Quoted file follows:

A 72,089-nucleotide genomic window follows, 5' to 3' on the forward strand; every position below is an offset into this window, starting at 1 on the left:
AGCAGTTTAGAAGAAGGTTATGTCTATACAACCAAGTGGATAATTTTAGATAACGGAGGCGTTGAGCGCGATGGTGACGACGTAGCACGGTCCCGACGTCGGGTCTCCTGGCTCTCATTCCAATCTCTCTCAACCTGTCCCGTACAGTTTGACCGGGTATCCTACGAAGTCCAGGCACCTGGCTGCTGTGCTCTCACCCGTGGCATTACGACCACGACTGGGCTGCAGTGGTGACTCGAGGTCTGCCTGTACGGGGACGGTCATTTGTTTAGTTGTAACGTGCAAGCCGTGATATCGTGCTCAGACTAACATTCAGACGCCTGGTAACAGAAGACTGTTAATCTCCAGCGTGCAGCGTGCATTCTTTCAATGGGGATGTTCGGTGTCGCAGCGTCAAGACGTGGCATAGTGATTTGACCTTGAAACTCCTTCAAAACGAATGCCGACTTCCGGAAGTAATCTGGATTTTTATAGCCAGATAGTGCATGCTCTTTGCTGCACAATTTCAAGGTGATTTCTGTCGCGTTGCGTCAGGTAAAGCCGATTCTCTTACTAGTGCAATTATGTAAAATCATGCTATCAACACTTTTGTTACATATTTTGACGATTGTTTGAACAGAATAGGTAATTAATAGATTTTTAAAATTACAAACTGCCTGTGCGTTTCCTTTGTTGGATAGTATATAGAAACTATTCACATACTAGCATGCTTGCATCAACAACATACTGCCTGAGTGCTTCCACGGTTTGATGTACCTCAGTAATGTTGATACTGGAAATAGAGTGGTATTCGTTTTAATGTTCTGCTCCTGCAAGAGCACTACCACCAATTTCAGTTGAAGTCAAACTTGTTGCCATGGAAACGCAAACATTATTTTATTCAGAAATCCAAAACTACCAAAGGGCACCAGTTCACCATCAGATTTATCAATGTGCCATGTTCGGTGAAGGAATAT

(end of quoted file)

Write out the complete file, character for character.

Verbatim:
A 72,089-nucleotide genomic window follows, 5' to 3' on the forward strand; every position below is an offset into this window, starting at 1 on the left:
AGCAGTTTAGAAGAAGGTTATGTCTATACAACCAAGTGGATAATTTTAGATAACGGAGGCGTTGAGCGCGATGGTGACGACGTAGCACGGTCCCGACGTCGGGTCTCCTGGCTCTCATTCCAATCTCTCTCAACCTGTCCCGTACAGTTTGACCGGGTATCCTACGAAGTCCAGGCACCTGGCTGCTGTGCTCTCACCCGTGGCATTACGACCACGACTGGGCTGCAGTGGTGACTCGAGGTCTGCCTGTACGGGGACGGTCATTTGTTTAGTTGTAACGTGCAAGCCGTGATATCGTGCTCAGACTAACATTCAGACGCCTGGTAACAGAAGACTGTTAATCTCCAGCGTGCAGCGTGCATTCTTTCAATGGGGATGTTCGGTGTCGCAGCGTCAAGACGTGGCATAGTGATTTGACCTTGAAACTCCTTCAAAACGAATGCCGACTTCCGGAAGTAATCTGGATTTTTATAGCCAGATAGTGCATGCTCTTTGCTGCACAATTTCAAGGTGATTTCTGTCGCGTTGCGTCAGGTAAAGCCGATTCTCTTACTAGTGCAATTATGTAAAATCATGCTATCAACACTTTTGTTACATATTTTGACGATTGTTTGAACAGAATAGGTAATTAATAGATTTTTAAAATTACAAACTGCCTGTGCGTTTCCTTTGTTGGATAGTATATAGAAACTATTCACATACTAGCATGCTTGCATCAACAACATACTGCCTGAGTGCTTCCACGGTTTGATGTACCTCAGTAATGTTGATACTGGAAATAGAGTGGTATTCGTTTTAATGTTCTGCTCCTGCAAGAGCACTACCACCAATTTCAGTTGAAGTCAAACTTGTTGCCATGGAAACGCAAACATTATTTTATTCAGAAATCCAAAACTACCAAAGGGCACCAGTTCACCATCAGATTTATCAATGTGCCATGTTCGGTGAAGGAATAT